How to Add Your iTunes Library to Google Play Music & Stream Songs from Any Device
It's always a pain to make sure you have enough storage on your smartphone. Pictures and videos occupy a lot of space, so your music library has to take a back seat—otherwise, you might see that pesky "Storage Full" notification at any time.
If you have a large music library, you stand to save quite a few gigabytes of storage by removing the MP3, M4A, and other song file types from your phone and just streaming them from a cloud-based music service instead. This can also serve as a great way to transfer your favorite songs from your iPhone over to a new Android device (or vice versa), as the files are stored on a remote server, and can be accessed from any smartphone.
When it comes to cloud-based music streaming, there's no better service than Google Play Music. Without ever paying a penny, you can upload up to 50,000 tracks to Google's rock-solid servers, then stream this music directly to your iPad, iPhone, iPod touch, or Android device. You can even upload your iTunes library to free yourself from Apple Music, and all you need is a Mac or a Windows PC to set things up.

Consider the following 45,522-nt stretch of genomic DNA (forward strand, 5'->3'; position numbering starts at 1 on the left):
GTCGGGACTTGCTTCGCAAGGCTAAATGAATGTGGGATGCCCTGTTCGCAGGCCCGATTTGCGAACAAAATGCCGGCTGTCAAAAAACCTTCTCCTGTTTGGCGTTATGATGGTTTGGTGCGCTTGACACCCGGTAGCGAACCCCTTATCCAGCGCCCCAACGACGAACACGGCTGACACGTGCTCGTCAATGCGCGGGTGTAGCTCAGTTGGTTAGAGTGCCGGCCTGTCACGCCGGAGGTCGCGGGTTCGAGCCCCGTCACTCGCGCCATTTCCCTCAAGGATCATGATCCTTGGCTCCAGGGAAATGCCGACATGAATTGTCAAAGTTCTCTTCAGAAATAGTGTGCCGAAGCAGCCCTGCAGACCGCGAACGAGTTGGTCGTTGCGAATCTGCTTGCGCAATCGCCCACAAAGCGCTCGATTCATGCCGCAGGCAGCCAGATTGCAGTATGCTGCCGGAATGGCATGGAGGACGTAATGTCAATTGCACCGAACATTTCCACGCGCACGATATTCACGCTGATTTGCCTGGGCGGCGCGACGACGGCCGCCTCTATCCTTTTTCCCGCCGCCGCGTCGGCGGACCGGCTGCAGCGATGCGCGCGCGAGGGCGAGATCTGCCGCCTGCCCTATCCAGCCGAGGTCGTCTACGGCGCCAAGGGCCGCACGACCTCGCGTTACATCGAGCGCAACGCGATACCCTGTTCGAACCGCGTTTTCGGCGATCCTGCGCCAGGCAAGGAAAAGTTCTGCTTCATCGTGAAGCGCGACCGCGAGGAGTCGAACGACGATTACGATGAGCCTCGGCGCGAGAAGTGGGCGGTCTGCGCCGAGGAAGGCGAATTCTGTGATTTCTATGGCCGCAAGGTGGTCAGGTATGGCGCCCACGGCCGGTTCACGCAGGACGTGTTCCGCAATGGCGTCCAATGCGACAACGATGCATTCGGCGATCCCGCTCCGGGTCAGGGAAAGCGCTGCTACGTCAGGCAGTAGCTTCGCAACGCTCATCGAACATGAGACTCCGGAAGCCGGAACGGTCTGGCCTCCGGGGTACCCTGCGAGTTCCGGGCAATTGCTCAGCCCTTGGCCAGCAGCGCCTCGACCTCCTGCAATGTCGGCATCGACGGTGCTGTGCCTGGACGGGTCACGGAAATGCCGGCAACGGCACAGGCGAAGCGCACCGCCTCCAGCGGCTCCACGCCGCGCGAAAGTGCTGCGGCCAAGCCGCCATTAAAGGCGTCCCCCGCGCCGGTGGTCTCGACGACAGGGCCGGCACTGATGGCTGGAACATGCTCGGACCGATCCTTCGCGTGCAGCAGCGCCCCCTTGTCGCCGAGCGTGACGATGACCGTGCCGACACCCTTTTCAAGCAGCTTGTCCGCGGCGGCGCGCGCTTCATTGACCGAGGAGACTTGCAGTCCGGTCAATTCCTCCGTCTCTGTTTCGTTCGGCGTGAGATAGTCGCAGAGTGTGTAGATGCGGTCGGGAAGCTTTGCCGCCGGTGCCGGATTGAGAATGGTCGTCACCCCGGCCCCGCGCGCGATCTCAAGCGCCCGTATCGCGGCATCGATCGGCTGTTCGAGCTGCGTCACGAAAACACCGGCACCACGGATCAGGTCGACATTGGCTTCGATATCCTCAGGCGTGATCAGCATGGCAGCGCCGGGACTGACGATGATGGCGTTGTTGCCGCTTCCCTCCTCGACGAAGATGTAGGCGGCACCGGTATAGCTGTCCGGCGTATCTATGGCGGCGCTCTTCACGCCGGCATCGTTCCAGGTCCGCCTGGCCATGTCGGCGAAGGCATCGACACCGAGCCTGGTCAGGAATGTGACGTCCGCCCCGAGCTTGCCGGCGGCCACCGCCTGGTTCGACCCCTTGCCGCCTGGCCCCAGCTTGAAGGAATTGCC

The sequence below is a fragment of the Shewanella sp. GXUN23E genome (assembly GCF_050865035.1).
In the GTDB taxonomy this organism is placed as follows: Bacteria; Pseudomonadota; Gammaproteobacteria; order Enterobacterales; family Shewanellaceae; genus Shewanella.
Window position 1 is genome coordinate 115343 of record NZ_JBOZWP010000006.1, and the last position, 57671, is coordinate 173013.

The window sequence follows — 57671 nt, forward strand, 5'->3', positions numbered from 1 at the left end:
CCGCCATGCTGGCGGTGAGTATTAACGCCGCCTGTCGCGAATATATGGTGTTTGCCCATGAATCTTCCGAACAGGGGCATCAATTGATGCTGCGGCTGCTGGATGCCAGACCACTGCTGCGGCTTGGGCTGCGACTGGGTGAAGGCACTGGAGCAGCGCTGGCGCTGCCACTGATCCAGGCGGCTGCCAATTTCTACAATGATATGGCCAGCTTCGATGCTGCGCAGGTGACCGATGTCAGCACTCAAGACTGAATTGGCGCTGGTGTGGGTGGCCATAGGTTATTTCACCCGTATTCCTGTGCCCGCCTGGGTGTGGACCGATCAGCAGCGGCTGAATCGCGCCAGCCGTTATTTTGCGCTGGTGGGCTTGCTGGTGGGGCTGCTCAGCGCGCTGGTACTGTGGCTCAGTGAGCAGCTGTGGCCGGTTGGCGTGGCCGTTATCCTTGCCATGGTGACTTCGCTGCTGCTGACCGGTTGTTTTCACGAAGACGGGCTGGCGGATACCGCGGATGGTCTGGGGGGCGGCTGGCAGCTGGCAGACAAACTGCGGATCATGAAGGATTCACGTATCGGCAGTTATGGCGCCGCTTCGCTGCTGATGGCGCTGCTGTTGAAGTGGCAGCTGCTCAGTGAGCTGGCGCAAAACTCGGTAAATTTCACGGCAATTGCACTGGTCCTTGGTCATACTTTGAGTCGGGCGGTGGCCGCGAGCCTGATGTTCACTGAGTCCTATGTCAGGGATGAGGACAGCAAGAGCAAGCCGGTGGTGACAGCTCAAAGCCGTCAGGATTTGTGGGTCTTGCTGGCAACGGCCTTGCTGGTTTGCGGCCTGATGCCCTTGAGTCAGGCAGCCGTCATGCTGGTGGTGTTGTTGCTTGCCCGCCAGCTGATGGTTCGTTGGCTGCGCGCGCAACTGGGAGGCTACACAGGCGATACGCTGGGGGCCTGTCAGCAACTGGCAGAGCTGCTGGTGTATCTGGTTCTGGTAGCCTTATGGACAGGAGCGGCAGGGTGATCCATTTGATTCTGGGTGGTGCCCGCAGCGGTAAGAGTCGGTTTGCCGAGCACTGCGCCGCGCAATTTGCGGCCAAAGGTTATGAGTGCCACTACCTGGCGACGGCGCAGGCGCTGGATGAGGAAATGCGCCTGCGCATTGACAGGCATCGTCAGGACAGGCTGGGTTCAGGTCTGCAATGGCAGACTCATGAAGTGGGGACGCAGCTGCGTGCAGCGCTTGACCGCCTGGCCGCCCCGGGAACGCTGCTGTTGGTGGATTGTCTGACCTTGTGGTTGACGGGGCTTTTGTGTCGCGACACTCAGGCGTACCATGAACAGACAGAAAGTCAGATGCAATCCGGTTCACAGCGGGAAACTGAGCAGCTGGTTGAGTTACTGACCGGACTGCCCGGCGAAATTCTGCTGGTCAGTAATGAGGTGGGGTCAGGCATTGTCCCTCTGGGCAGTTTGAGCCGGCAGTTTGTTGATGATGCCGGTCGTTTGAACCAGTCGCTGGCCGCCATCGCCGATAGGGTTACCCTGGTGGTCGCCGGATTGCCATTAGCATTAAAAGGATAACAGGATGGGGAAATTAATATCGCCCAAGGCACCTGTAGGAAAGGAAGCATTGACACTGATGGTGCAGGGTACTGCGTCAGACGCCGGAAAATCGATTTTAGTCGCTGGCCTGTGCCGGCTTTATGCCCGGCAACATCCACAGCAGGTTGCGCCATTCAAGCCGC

For most users, this first step should be easy—just locate any MP3s, M4As, or other supported song files that you have saved to your computer's hard drive. If you're going to upload your iTunes library, this folder is pretty easy to find on both Mac OS X and Windows.
With a Mac, you can find your iTunes library by opening Finder, then heading to the Users folder and selecting your user name. From here, open the Music folder, then you'll find a subfolder called "iTunes." Keep this finder window open for later, as you'll be dragging and dropping this folder into Google Play Music's web interface.
To find your iTunes music folder on a Windows PC, head to the C:\ drive in Windows Explorer, then open the Users folder. From here, open the folder with your name on it, then do the same with the Music folder inside of that. At this point, you should see the iTunes folder clear as day.